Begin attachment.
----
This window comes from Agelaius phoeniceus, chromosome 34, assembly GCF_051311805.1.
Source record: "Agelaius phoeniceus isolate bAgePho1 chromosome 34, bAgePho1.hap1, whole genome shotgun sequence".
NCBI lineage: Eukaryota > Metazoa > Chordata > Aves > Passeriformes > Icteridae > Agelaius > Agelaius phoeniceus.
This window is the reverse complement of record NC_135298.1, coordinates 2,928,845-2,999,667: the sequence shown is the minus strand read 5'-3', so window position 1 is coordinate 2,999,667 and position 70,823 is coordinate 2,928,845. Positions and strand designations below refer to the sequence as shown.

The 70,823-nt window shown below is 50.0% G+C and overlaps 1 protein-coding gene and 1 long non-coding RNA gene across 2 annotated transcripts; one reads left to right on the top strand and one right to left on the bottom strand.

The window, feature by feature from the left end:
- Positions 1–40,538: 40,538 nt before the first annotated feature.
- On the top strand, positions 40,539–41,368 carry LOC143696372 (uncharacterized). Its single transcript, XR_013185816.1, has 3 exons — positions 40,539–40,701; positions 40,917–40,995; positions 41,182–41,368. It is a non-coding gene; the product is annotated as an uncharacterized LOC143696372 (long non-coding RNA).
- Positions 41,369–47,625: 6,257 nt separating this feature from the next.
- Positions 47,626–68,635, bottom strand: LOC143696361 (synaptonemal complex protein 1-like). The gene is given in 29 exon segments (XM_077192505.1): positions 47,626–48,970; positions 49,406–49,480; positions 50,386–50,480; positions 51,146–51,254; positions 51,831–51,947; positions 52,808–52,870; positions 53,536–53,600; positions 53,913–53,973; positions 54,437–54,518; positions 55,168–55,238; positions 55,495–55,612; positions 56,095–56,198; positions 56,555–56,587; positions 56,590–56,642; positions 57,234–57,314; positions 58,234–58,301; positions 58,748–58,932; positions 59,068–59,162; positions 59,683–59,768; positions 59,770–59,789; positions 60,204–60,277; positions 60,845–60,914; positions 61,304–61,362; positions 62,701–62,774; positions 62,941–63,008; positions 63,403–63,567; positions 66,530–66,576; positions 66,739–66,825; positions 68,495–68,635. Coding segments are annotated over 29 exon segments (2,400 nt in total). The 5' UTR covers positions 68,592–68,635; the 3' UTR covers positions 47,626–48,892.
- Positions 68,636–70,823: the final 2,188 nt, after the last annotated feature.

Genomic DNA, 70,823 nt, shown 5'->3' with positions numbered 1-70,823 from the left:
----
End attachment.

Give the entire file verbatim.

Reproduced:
This window comes from Agelaius phoeniceus, chromosome 34, assembly GCF_051311805.1.
Source record: "Agelaius phoeniceus isolate bAgePho1 chromosome 34, bAgePho1.hap1, whole genome shotgun sequence".
NCBI lineage: Eukaryota > Metazoa > Chordata > Aves > Passeriformes > Icteridae > Agelaius > Agelaius phoeniceus.
This window is the reverse complement of record NC_135298.1, coordinates 2,928,845-2,999,667: the sequence shown is the minus strand read 5'-3', so window position 1 is coordinate 2,999,667 and position 70,823 is coordinate 2,928,845. Positions and strand designations below refer to the sequence as shown.

The 70,823-nt window shown below is 50.0% G+C and overlaps 1 protein-coding gene and 1 long non-coding RNA gene across 2 annotated transcripts; one reads left to right on the top strand and one right to left on the bottom strand.

The window, feature by feature from the left end:
- Positions 1–40,538: 40,538 nt before the first annotated feature.
- On the top strand, positions 40,539–41,368 carry LOC143696372 (uncharacterized). Its single transcript, XR_013185816.1, has 3 exons — positions 40,539–40,701; positions 40,917–40,995; positions 41,182–41,368. It is a non-coding gene; the product is annotated as an uncharacterized LOC143696372 (long non-coding RNA).
- Positions 41,369–47,625: 6,257 nt separating this feature from the next.
- Positions 47,626–68,635, bottom strand: LOC143696361 (synaptonemal complex protein 1-like). The gene is given in 29 exon segments (XM_077192505.1): positions 47,626–48,970; positions 49,406–49,480; positions 50,386–50,480; positions 51,146–51,254; positions 51,831–51,947; positions 52,808–52,870; positions 53,536–53,600; positions 53,913–53,973; positions 54,437–54,518; positions 55,168–55,238; positions 55,495–55,612; positions 56,095–56,198; positions 56,555–56,587; positions 56,590–56,642; positions 57,234–57,314; positions 58,234–58,301; positions 58,748–58,932; positions 59,068–59,162; positions 59,683–59,768; positions 59,770–59,789; positions 60,204–60,277; positions 60,845–60,914; positions 61,304–61,362; positions 62,701–62,774; positions 62,941–63,008; positions 63,403–63,567; positions 66,530–66,576; positions 66,739–66,825; positions 68,495–68,635. Coding segments are annotated over 29 exon segments (2,400 nt in total). The 5' UTR covers positions 68,592–68,635; the 3' UTR covers positions 47,626–48,892.
- Positions 68,636–70,823: the final 2,188 nt, after the last annotated feature.

Genomic DNA, 70,823 nt, shown 5'->3' with positions numbered 1-70,823 from the left: